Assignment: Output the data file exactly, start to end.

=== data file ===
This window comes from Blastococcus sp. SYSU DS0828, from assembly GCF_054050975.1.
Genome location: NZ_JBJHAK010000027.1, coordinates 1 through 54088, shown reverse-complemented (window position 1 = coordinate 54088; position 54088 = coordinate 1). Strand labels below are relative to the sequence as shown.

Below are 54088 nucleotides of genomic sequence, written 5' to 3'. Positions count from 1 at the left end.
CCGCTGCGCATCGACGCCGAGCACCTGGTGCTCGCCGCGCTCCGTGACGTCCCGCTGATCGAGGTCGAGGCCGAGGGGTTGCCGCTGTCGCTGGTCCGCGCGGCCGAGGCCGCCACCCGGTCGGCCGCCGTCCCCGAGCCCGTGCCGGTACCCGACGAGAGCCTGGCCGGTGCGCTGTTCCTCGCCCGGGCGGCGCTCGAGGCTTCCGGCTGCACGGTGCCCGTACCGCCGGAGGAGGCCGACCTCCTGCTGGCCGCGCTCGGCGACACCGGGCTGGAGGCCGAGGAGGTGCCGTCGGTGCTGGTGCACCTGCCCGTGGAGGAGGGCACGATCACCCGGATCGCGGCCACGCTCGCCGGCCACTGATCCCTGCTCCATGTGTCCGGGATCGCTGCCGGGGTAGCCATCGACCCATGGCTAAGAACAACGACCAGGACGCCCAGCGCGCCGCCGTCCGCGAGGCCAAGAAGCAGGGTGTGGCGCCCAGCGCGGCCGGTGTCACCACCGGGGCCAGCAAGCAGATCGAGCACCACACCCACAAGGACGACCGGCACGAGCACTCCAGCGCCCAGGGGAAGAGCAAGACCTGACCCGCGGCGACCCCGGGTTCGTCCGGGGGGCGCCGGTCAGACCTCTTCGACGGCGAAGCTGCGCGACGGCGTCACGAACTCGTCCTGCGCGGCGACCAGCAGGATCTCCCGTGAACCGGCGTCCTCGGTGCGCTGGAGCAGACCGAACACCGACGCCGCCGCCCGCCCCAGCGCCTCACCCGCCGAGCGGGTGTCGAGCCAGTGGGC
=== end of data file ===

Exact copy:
This window comes from Blastococcus sp. SYSU DS0828, from assembly GCF_054050975.1.
Genome location: NZ_JBJHAK010000027.1, coordinates 1 through 54088, shown reverse-complemented (window position 1 = coordinate 54088; position 54088 = coordinate 1). Strand labels below are relative to the sequence as shown.

Below are 54088 nucleotides of genomic sequence, written 5' to 3'. Positions count from 1 at the left end.
CCGCTGCGCATCGACGCCGAGCACCTGGTGCTCGCCGCGCTCCGTGACGTCCCGCTGATCGAGGTCGAGGCCGAGGGGTTGCCGCTGTCGCTGGTCCGCGCGGCCGAGGCCGCCACCCGGTCGGCCGCCGTCCCCGAGCCCGTGCCGGTACCCGACGAGAGCCTGGCCGGTGCGCTGTTCCTCGCCCGGGCGGCGCTCGAGGCTTCCGGCTGCACGGTGCCCGTACCGCCGGAGGAGGCCGACCTCCTGCTGGCCGCGCTCGGCGACACCGGGCTGGAGGCCGAGGAGGTGCCGTCGGTGCTGGTGCACCTGCCCGTGGAGGAGGGCACGATCACCCGGATCGCGGCCACGCTCGCCGGCCACTGATCCCTGCTCCATGTGTCCGGGATCGCTGCCGGGGTAGCCATCGACCCATGGCTAAGAACAACGACCAGGACGCCCAGCGCGCCGCCGTCCGCGAGGCCAAGAAGCAGGGTGTGGCGCCCAGCGCGGCCGGTGTCACCACCGGGGCCAGCAAGCAGATCGAGCACCACACCCACAAGGACGACCGGCACGAGCACTCCAGCGCCCAGGGGAAGAGCAAGACCTGACCCGCGGCGACCCCGGGTTCGTCCGGGGGGCGCCGGTCAGACCTCTTCGACGGCGAAGCTGCGCGACGGCGTCACGAACTCGTCCTGCGCGGCGACCAGCAGGATCTCCCGTGAACCGGCGTCCTCGGTGCGCTGGAGCAGACCGAACACCGACGCCGCCGCCCGCCCCAGCGCCTCACCCGCCGAGCGGGTGTCGAGCCAGTGGGC